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Abstract: FR-PO443

Perspectives on Preventability of Emergency Department Encounters for People Receiving Dialysis: A Qualitative Critical Incident Study

Session Information

Category: Dialysis

  • 801 Dialysis: Hemodialysis and Frequent Dialysis

Authors

  • Elliott, Meghan J., University of Calgary Cumming School of Medicine, Calgary, Alberta, Canada
  • Ronksley, Paul E., University of Calgary Department of Community Health Sciences, Calgary, Alberta, Canada
  • Donald, Maoliosa, University of Calgary Department of Community Health Sciences, Calgary, Alberta, Canada
  • Lang, Eddy, University of Calgary Cumming School of Medicine, Calgary, Alberta, Canada
  • MacRae, Jennifer M., University of Calgary Cumming School of Medicine, Calgary, Alberta, Canada
  • Mcrae, Andrew, University of Calgary Cumming School of Medicine, Calgary, Alberta, Canada
  • Love, Shannan, University of Calgary Cumming School of Medicine, Calgary, Alberta, Canada
  • Kotani, Hana, University of Calgary Cumming School of Medicine, Calgary, Alberta, Canada
  • Verdin, Nancy, University of Calgary Cumming School of Medicine, Calgary, Alberta, Canada
  • Hemmelgarn, Brenda, University of Alberta Faculty of Medicine & Dentistry, Edmonton, Alberta, Canada
Background

People receiving dialysis have disproportionately high rates of emergency department (ED) utilization. While certain conditions underlying ED encounters have been characterized as potentially preventable, little is known about how contextual factors may influence perceived need for ED care. We explored the perspectives of patients with kidney failure, their caregivers, and healthcare providers regarding the potential preventability of ED encounters.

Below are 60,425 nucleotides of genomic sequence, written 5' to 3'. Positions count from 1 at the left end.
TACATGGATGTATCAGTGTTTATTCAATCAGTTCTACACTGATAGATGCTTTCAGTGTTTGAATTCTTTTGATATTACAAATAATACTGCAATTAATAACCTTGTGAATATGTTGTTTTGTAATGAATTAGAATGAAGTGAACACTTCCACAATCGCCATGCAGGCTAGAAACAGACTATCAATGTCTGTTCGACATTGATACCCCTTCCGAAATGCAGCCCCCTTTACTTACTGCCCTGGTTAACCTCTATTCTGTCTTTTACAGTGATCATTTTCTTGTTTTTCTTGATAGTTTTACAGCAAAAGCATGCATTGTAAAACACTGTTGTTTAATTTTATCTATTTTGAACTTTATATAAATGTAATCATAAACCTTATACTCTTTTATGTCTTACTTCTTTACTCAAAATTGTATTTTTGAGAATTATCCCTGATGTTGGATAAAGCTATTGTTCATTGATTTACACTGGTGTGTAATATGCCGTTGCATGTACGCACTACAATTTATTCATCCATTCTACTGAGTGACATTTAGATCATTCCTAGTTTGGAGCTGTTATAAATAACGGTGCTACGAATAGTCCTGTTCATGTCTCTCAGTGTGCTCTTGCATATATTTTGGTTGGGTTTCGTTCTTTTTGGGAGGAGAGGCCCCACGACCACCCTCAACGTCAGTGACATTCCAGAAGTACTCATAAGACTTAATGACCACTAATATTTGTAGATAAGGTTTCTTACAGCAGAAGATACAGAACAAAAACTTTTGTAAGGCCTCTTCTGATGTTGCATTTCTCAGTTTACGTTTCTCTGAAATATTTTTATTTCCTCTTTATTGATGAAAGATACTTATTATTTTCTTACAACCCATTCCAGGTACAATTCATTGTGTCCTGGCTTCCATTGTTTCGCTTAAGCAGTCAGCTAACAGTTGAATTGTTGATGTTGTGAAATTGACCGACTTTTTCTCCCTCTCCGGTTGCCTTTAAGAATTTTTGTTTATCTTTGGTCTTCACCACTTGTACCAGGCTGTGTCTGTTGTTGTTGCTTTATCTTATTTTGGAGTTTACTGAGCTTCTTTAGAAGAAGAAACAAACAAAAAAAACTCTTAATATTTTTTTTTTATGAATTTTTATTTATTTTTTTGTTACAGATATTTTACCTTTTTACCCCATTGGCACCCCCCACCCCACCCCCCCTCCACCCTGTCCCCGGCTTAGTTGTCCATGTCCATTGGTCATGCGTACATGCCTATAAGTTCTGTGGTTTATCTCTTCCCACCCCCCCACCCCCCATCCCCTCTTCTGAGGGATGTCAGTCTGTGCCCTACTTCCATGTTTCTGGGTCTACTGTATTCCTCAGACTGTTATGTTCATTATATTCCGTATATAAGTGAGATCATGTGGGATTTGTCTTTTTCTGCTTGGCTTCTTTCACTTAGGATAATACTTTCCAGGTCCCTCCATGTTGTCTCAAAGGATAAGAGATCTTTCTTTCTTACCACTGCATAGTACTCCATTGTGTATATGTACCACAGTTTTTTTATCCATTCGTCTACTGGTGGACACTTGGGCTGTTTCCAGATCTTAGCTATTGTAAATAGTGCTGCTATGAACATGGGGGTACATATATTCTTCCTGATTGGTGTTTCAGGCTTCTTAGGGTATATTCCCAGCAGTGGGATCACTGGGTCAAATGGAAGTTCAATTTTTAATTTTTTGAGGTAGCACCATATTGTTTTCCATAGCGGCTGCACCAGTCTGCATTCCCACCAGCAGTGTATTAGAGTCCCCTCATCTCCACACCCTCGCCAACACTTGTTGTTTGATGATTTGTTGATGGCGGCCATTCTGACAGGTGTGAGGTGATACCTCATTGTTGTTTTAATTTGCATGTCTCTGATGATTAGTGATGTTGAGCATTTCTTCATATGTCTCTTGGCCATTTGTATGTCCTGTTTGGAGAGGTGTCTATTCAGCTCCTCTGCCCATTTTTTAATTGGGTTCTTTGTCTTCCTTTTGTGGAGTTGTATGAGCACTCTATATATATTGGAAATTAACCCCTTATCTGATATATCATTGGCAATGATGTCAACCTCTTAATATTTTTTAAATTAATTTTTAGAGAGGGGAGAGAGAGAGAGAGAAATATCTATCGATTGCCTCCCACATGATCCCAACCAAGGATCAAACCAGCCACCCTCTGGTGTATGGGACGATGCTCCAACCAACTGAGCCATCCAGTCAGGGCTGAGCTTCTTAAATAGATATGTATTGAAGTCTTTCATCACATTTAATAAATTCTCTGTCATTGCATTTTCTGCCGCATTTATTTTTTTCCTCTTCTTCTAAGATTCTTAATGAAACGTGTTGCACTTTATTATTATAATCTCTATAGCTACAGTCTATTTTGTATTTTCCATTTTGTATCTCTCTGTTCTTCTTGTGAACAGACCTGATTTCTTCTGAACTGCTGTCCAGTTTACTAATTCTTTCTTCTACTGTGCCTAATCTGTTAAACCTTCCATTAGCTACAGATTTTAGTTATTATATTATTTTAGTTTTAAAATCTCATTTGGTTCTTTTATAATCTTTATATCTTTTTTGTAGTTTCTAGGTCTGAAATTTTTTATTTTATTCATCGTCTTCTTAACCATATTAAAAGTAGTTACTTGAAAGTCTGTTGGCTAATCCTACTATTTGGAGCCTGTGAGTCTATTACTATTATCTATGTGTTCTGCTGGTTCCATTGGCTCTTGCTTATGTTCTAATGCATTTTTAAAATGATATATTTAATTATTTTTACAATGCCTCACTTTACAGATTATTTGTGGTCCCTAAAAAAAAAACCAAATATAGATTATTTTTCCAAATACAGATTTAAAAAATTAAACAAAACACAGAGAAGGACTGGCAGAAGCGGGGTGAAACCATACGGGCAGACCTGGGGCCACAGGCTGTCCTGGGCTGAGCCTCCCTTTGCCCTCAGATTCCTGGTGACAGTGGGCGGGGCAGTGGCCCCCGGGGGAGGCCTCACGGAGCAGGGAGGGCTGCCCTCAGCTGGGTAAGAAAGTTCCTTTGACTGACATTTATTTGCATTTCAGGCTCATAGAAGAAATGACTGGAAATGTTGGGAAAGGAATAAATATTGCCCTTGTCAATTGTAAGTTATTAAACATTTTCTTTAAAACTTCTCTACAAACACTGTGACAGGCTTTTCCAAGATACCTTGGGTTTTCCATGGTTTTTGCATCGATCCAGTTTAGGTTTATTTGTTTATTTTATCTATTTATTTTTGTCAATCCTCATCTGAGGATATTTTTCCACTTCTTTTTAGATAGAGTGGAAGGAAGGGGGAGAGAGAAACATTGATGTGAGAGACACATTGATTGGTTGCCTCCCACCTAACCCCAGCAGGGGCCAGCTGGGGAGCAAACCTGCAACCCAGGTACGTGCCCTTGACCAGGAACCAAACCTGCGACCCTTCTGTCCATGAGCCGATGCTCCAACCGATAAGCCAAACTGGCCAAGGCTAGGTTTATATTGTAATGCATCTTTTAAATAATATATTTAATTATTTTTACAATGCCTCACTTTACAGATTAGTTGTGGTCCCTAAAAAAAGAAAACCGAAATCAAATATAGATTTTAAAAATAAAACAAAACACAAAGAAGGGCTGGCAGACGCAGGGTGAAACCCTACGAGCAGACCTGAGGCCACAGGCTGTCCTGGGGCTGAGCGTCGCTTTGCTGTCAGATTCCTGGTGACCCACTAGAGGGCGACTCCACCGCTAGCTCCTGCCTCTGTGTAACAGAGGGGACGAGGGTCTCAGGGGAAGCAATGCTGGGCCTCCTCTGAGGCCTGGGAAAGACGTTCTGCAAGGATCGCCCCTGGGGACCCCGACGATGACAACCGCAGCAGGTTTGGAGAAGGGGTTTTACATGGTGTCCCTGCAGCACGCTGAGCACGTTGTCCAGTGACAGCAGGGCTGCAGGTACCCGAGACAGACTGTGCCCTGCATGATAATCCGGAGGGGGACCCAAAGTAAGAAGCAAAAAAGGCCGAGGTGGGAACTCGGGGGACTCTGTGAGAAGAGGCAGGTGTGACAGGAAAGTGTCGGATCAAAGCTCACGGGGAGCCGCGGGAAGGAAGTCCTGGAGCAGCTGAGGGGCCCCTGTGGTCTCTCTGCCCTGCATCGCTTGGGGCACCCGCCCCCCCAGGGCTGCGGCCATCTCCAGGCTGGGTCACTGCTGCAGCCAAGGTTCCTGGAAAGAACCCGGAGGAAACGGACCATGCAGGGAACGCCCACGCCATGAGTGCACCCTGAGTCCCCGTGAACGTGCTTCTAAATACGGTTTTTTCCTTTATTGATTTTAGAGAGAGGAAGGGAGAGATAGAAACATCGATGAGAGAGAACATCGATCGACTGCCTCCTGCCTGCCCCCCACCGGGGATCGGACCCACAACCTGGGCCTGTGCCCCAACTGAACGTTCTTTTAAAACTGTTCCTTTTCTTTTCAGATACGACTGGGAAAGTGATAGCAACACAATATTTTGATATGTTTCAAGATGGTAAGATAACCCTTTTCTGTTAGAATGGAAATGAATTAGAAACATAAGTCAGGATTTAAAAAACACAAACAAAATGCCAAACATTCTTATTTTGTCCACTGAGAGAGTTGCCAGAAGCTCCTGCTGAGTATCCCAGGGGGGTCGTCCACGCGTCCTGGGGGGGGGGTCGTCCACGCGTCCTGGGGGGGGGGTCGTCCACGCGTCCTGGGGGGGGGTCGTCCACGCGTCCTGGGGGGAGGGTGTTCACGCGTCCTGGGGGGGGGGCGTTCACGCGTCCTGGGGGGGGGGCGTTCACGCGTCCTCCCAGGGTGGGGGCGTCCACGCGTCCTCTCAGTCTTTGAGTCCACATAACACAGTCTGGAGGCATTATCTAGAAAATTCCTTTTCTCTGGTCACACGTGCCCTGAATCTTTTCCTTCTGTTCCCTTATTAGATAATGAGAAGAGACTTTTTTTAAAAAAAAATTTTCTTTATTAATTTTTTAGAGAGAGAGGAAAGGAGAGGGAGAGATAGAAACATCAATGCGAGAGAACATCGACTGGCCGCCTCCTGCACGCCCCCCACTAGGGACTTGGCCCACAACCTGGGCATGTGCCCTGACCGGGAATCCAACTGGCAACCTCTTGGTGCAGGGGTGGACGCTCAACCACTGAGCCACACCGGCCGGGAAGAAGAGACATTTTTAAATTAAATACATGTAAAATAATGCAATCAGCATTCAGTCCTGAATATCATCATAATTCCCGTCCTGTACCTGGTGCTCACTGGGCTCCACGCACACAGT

Methods

In this qualitative critical incident study, we purposively sampled patients receiving dialysis who had received emergency care in the preceding four weeks for various acute health conditions, their informal caregivers, and healthcare providers working with dialysis patients. We conducted semi-structured interviews in person or virtually, coded transcripts in duplicate across participant roles, and generated themes through an inductive thematic analysis approach.

Results

We completed interviews with 22 patients receiving hemodialysis and peritoneal dialysis, 8 caregivers, and 30 healthcare providers from nephrology, emergency medicine, and primary care disciplines. Across roles, participants discussed aspects of acute illness unique to people receiving dialysis and emphasized coordinated care across disciplines to prevent illness onset, decompensation, and ultimately need for urgent ED management. We characterized perceived preventability of ED encounters in relation to the following themes: (1) Connectedness of the acute condition to kidney failure; (2) Care continuity and engagement; (3) Reactions and behavioural responses to the acute illness experience; (4) Access to urgent care strategies outside of the ED.

Conclusion

Patients, caregivers, and healthcare providers identified how the interplay between kidney failure, the acute illness experience, behaviours, and support structures influence the perceived preventability of ED encounters. Findings will inform coordinated approaches to averting potentially unnecessary ED use among this medically complex population.